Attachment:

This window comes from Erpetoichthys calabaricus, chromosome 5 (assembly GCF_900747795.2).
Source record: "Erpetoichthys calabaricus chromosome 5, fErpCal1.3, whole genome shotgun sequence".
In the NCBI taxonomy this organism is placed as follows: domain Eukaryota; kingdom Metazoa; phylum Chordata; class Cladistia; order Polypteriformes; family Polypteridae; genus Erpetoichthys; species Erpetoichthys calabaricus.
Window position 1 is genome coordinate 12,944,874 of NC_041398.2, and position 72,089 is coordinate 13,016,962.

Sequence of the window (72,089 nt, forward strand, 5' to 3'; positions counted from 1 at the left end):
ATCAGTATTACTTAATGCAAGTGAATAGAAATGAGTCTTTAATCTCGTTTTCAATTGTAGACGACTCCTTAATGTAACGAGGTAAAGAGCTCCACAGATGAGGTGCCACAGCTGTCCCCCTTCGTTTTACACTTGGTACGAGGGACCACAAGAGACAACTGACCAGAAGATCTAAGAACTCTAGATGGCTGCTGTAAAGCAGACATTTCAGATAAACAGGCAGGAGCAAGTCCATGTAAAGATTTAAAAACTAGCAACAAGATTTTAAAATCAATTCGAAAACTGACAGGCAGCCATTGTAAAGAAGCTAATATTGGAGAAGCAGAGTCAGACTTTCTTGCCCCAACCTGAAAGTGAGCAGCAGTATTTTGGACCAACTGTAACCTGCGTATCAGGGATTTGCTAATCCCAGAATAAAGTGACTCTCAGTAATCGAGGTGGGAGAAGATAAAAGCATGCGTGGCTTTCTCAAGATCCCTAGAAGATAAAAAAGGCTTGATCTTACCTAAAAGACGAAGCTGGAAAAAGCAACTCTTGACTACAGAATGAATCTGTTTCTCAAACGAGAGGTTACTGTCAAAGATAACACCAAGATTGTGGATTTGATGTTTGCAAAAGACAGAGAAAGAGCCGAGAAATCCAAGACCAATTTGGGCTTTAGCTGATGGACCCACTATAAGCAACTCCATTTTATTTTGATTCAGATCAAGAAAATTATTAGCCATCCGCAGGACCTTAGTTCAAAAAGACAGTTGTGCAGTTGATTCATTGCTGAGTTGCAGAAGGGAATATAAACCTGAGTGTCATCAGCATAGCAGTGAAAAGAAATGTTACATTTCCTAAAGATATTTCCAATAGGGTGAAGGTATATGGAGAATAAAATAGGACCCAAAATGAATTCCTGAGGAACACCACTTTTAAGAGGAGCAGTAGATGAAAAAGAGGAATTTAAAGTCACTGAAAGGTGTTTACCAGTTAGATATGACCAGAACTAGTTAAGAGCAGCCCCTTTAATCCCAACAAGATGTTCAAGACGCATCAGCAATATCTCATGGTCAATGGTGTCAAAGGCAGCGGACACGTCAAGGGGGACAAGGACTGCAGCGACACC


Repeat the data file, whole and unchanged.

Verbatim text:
This window comes from Erpetoichthys calabaricus, chromosome 5 (assembly GCF_900747795.2).
Source record: "Erpetoichthys calabaricus chromosome 5, fErpCal1.3, whole genome shotgun sequence".
In the NCBI taxonomy this organism is placed as follows: domain Eukaryota; kingdom Metazoa; phylum Chordata; class Cladistia; order Polypteriformes; family Polypteridae; genus Erpetoichthys; species Erpetoichthys calabaricus.
Window position 1 is genome coordinate 12,944,874 of NC_041398.2, and position 72,089 is coordinate 13,016,962.

Sequence of the window (72,089 nt, forward strand, 5' to 3'; positions counted from 1 at the left end):
ATCAGTATTACTTAATGCAAGTGAATAGAAATGAGTCTTTAATCTCGTTTTCAATTGTAGACGACTCCTTAATGTAACGAGGTAAAGAGCTCCACAGATGAGGTGCCACAGCTGTCCCCCTTCGTTTTACACTTGGTACGAGGGACCACAAGAGACAACTGACCAGAAGATCTAAGAACTCTAGATGGCTGCTGTAAAGCAGACATTTCAGATAAACAGGCAGGAGCAAGTCCATGTAAAGATTTAAAAACTAGCAACAAGATTTTAAAATCAATTCGAAAACTGACAGGCAGCCATTGTAAAGAAGCTAATATTGGAGAAGCAGAGTCAGACTTTCTTGCCCCAACCTGAAAGTGAGCAGCAGTATTTTGGACCAACTGTAACCTGCGTATCAGGGATTTGCTAATCCCAGAATAAAGTGACTCTCAGTAATCGAGGTGGGAGAAGATAAAAGCATGCGTGGCTTTCTCAAGATCCCTAGAAGATAAAAAAGGCTTGATCTTACCTAAAAGACGAAGCTGGAAAAAGCAACTCTTGACTACAGAATGAATCTGTTTCTCAAACGAGAGGTTACTGTCAAAGATAACACCAAGATTGTGGATTTGATGTTTGCAAAAGACAGAGAAAGAGCCGAGAAATCCAAGACCAATTTGGGCTTTAGCTGATGGACCCACTATAAGCAACTCCATTTTATTTTGATTCAGATCAAGAAAATTATTAGCCATCCGCAGGACCTTAGTTCAAAAAGACAGTTGTGCAGTTGATTCATTGCTGAGTTGCAGAAGGGAATATAAACCTGAGTGTCATCAGCATAGCAGTGAAAAGAAATGTTACATTTCCTAAAGATATTTCCAATAGGGTGAAGGTATATGGAGAATAAAATAGGACCCAAAATGAATTCCTGAGGAACACCACTTTTAAGAGGAGCAGTAGATGAAAAAGAGGAATTTAAAGTCACTGAAAGGTGTTTACCAGTTAGATATGACCAGAACTAGTTAAGAGCAGCCCCTTTAATCCCAACAAGATGTTCAAGACGCATCAGCAATATCTCATGGTCAATGGTGTCAAAGGCAGCGGACACGTCAAGGGGGACAAGGACTGCAGCGACACC